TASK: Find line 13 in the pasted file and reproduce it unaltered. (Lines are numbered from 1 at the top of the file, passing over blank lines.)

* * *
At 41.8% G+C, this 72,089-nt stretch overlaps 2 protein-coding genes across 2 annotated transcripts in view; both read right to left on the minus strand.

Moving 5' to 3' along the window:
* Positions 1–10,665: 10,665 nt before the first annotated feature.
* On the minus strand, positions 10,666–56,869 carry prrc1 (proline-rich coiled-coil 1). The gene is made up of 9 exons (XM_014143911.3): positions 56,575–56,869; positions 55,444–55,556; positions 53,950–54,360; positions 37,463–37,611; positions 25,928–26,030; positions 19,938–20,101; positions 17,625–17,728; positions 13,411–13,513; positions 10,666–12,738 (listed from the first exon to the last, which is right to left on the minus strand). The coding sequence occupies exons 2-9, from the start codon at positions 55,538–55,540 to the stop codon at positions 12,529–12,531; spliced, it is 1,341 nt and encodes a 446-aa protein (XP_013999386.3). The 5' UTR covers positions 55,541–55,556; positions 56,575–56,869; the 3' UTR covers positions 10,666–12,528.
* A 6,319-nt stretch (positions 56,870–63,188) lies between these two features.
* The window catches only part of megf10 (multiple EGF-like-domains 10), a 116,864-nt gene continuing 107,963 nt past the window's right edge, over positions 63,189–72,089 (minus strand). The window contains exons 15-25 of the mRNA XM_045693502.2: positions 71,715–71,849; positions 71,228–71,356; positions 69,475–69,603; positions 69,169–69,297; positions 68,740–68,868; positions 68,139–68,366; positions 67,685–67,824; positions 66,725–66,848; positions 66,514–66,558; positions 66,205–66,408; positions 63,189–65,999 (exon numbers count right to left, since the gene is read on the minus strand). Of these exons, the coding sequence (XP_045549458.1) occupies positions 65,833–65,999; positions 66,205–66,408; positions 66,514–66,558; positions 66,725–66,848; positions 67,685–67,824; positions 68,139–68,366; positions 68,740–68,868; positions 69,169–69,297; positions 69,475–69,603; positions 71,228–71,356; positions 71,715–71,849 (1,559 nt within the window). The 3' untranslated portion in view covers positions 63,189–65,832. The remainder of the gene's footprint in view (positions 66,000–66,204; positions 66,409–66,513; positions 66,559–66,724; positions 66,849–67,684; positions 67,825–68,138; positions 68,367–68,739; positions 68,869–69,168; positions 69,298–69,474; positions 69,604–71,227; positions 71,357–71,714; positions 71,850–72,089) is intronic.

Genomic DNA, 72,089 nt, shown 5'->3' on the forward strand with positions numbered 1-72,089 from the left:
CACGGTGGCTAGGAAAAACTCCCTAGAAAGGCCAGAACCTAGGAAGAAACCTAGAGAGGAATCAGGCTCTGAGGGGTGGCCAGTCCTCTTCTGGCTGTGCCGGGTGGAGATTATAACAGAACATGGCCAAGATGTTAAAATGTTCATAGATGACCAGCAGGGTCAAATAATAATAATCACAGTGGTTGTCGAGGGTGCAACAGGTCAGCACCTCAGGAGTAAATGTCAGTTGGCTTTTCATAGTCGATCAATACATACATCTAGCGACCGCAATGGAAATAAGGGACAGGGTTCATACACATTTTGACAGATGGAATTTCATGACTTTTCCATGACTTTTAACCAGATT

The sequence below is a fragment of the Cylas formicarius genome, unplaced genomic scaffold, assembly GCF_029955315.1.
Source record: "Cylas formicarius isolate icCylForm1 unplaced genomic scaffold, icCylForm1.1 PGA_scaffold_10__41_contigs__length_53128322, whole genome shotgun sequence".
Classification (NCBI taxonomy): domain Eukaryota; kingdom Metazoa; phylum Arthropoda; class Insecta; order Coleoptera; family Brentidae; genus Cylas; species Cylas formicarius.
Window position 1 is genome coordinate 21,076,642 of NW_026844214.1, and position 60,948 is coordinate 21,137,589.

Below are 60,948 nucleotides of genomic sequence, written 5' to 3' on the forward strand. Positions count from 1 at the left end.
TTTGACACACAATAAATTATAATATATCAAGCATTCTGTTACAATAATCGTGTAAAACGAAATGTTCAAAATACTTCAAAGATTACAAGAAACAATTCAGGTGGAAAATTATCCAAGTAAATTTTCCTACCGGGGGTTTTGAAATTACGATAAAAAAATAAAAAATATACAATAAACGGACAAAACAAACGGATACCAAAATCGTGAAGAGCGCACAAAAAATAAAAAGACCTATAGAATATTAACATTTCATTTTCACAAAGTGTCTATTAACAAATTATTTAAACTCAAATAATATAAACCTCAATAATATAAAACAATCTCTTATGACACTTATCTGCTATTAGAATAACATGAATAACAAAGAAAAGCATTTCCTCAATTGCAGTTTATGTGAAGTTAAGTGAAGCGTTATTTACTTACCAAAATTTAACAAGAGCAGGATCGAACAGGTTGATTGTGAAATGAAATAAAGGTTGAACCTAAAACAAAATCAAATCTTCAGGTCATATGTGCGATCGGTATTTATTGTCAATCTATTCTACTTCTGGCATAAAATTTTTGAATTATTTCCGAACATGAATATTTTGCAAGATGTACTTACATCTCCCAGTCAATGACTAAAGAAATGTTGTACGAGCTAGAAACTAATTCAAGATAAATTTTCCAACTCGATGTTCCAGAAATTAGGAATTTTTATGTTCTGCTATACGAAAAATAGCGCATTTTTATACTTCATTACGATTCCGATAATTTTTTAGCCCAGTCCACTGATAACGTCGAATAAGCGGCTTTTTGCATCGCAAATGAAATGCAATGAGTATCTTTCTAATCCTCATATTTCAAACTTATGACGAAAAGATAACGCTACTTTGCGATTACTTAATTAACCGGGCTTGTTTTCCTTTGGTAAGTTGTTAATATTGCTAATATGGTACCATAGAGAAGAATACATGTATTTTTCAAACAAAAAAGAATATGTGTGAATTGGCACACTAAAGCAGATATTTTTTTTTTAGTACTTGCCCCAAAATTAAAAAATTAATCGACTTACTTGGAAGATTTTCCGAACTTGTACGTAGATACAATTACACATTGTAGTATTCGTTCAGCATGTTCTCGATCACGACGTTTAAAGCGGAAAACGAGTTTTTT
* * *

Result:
Below are 60,948 nucleotides of genomic sequence, written 5' to 3' on the forward strand. Positions count from 1 at the left end.